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March 17, 2016

The Role of Dialogue in Accepting Refugees into our Communities

During the introductions that opened the meeting, Kathleen Kanet described the long association she and the Network for Peace have had with Monika, dating back to the mid-1980s. Monika and her colleague Ute Wannig were founders of an organization in Germany that was the predecessor and inspiration for our project in the U.S.

Virginia passed around the dialogue guidelines we use to begin all meetings and these were read aloud.

To begin her talk, Monika said she would speak from her perspective as a sociologist and a member of a church-related commission on refugees. Germany has accepted and cared for a million refugees during the recent crisis as desperate people fled to Europe from the Middle East and beyond.

Monika organized her talk into four parts. First she pointed out the difficulties of conducting dialogue with the newcomers when they not only did not speak German, they also were not fluent in English or French. Translators in languages such as Farsi, Urdu, and Arabic were required for communication, creating a risk of misinterpretation. This was frustrating for both traumatized refugees who wanted to speak about their experiences, and the officials and others who wanted to get them settled. It was particularly difficult to get in contact with women because they wouldn't come out of the shelters provided for them.

However, there were Germans who found other ways than speech to show their welcome. They distributed items like clothing, toys, furniture, and repaired bicycles as symbols that demonstrated their wish to dialogue.

Second, she discussed ways the German government found to settle people throughout the country. Refugees were placed in communities according to the community's size. For example, in the suburb of Frankfurt where she lives, about 100 refugees were settled. In some other places, the shelters are very big: One former warehouse houses 2,000 for example; an old airport, 4,000.

Each community is responsible for providing housing. Volunteers working in church parishes and in community centers provided refugees help in getting the resources they needed.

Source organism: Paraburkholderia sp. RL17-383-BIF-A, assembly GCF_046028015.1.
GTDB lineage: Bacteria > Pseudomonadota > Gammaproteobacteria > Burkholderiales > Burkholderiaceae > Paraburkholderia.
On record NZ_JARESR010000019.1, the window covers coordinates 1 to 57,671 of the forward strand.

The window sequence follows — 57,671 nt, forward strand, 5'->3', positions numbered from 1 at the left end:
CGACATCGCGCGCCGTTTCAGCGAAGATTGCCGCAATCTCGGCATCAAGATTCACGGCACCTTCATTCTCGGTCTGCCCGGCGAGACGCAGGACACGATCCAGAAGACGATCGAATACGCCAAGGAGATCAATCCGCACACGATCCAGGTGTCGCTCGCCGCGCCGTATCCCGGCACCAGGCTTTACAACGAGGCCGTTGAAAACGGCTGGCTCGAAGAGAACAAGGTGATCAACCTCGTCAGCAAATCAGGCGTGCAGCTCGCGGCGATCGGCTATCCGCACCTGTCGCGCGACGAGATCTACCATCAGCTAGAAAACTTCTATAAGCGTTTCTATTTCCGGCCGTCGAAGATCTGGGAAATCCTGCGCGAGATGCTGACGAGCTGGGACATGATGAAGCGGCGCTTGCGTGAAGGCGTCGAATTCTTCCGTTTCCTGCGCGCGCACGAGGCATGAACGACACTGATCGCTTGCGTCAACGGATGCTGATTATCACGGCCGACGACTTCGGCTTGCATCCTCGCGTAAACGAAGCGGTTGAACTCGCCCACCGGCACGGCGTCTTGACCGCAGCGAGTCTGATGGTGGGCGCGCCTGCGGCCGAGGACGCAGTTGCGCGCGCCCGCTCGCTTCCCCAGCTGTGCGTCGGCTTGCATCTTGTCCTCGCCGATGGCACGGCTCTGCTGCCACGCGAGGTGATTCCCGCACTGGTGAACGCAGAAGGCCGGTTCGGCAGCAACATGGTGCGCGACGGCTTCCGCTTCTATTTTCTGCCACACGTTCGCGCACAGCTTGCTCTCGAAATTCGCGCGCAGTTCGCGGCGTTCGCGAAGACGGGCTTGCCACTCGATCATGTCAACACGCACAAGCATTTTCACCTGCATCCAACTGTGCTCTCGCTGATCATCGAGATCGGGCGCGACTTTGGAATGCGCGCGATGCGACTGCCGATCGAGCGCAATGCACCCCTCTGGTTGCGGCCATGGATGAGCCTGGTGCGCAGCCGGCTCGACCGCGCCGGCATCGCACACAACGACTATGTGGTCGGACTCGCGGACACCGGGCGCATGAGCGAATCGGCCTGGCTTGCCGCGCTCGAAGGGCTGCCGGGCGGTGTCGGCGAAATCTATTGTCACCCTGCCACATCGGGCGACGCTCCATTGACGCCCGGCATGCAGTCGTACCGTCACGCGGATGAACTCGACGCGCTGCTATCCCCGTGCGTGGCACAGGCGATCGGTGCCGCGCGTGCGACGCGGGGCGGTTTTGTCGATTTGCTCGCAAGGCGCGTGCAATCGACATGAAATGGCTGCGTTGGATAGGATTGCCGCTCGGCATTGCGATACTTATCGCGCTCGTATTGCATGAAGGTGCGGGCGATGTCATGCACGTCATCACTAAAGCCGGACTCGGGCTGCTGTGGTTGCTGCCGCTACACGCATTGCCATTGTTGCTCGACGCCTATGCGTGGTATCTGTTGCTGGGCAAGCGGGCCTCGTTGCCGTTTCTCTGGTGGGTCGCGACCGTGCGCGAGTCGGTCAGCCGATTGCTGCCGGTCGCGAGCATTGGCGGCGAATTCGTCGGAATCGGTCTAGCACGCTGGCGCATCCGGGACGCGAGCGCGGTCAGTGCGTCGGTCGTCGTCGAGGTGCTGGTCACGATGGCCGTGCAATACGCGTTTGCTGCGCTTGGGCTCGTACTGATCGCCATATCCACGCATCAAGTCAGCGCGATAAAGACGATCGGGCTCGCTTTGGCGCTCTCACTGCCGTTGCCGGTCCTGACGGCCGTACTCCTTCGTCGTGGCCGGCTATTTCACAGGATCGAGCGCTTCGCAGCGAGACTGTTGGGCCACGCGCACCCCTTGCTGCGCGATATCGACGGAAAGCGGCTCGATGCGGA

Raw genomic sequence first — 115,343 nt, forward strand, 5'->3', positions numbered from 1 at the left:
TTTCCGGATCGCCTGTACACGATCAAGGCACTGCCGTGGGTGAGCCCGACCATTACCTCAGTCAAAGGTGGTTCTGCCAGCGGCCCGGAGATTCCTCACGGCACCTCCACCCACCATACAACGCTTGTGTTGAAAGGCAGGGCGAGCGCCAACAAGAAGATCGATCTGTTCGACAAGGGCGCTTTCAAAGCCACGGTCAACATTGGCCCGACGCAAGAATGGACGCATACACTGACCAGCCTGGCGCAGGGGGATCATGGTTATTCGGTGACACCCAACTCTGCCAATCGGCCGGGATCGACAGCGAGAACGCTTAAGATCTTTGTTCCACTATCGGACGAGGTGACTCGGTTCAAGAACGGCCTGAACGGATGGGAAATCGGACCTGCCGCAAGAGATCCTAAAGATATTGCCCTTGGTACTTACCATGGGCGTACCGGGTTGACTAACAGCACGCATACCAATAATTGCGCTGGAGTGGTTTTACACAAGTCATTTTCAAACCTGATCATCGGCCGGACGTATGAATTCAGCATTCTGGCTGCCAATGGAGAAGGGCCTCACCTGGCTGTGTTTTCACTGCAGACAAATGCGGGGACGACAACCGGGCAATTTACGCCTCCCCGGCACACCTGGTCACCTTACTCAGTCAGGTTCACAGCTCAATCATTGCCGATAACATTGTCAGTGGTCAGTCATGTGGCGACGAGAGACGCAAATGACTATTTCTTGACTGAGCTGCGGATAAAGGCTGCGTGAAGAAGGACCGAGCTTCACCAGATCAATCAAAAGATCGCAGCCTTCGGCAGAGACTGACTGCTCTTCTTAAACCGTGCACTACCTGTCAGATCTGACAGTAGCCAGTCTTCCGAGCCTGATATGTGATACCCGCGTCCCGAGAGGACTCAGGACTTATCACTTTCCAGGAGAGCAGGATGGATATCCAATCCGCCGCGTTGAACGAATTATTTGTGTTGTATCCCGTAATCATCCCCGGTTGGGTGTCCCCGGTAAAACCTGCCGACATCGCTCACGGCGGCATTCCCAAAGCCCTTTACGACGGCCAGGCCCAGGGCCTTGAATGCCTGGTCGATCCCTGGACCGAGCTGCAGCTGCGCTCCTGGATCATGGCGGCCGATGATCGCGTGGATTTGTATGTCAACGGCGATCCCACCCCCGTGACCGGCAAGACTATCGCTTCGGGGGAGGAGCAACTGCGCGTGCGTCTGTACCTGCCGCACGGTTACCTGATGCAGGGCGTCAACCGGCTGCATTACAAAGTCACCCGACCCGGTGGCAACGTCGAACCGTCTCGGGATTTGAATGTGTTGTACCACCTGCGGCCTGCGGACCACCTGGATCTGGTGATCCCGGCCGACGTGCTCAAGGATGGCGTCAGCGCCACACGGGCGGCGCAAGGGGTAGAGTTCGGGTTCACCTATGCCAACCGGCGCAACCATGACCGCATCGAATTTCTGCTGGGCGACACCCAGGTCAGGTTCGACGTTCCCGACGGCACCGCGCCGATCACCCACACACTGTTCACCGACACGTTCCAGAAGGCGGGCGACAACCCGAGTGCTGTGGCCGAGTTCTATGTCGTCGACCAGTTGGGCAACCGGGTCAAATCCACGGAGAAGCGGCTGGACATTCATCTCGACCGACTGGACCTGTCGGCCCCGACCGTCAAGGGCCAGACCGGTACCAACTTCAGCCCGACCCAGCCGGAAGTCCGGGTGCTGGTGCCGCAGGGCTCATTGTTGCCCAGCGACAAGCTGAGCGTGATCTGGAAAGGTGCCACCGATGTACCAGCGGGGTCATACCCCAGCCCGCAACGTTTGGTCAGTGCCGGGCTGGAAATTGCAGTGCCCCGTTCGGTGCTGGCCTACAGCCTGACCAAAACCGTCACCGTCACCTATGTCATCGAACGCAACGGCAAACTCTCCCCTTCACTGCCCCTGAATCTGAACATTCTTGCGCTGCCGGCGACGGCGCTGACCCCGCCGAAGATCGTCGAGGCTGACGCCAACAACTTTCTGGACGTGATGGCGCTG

It became apparent that there was a need for the volunteers themselves to receive support. They needed outlets to express their irritation about the situation without being judged. They had feelings such as "people are not grateful," "people are not punctual," "people are not respectful." They needed help to reflect on what the reasons for these behaviors might be and what their expectations were. In workshops, the volunteers did exercises in how to address their own habits of thinking.

Third, what can be the role of dialogue with people not directly involved? There needed to be spaces where members of the general public could be informed and given an outlet for expressing their concerns. In some places, mayors provided residents with information in advance of the arrival of refugees and an opportunity for them to express their worries.

The media was helpful in some cases in creating openness by describing some of the ways people welcomed the newcomers. Some media outlets were not so helpful, for example radio talk shows where the focus was the burdens being created and not the solutions found.

Christian churches spoke about the virtues of openness. New thinking about what communities can do developed. Unexpected spaces were found for housing. There were 100 Apartments discovered and available for refugees after a call of the dean of the catholic parishes in Frankfurt was made.

Fourth, is it possible to dialogue with people who strongly object to the policy of accepting the refugees? How can you dialogue with people who are shouting or burning shelters? Among those who are objecting are people who feel that their own needs are being neglected at the same time that services are being offered to the refugees.

Some NGOs are trying to bring together refugees with these others who are in miserable conditions, without stable homes or jobs. They want to create solidarity among such people instead of the social splitting that so often happens in situations where people see each other as rivals for resources.

Following Monika's talk, there was a moment of silence for participants in the dialogue to reflect on what she had to say before beginning their comments.

There was much sympathy among the participants for the emotional stress on both the givers and receivers of help. For the givers, they wondered about the difficulty of maintaining empathy in the face of the probable anger and feelings of humiliation of the refugees. One asked how the dialogue could bring givers to realize they not only give but receive something in the transaction.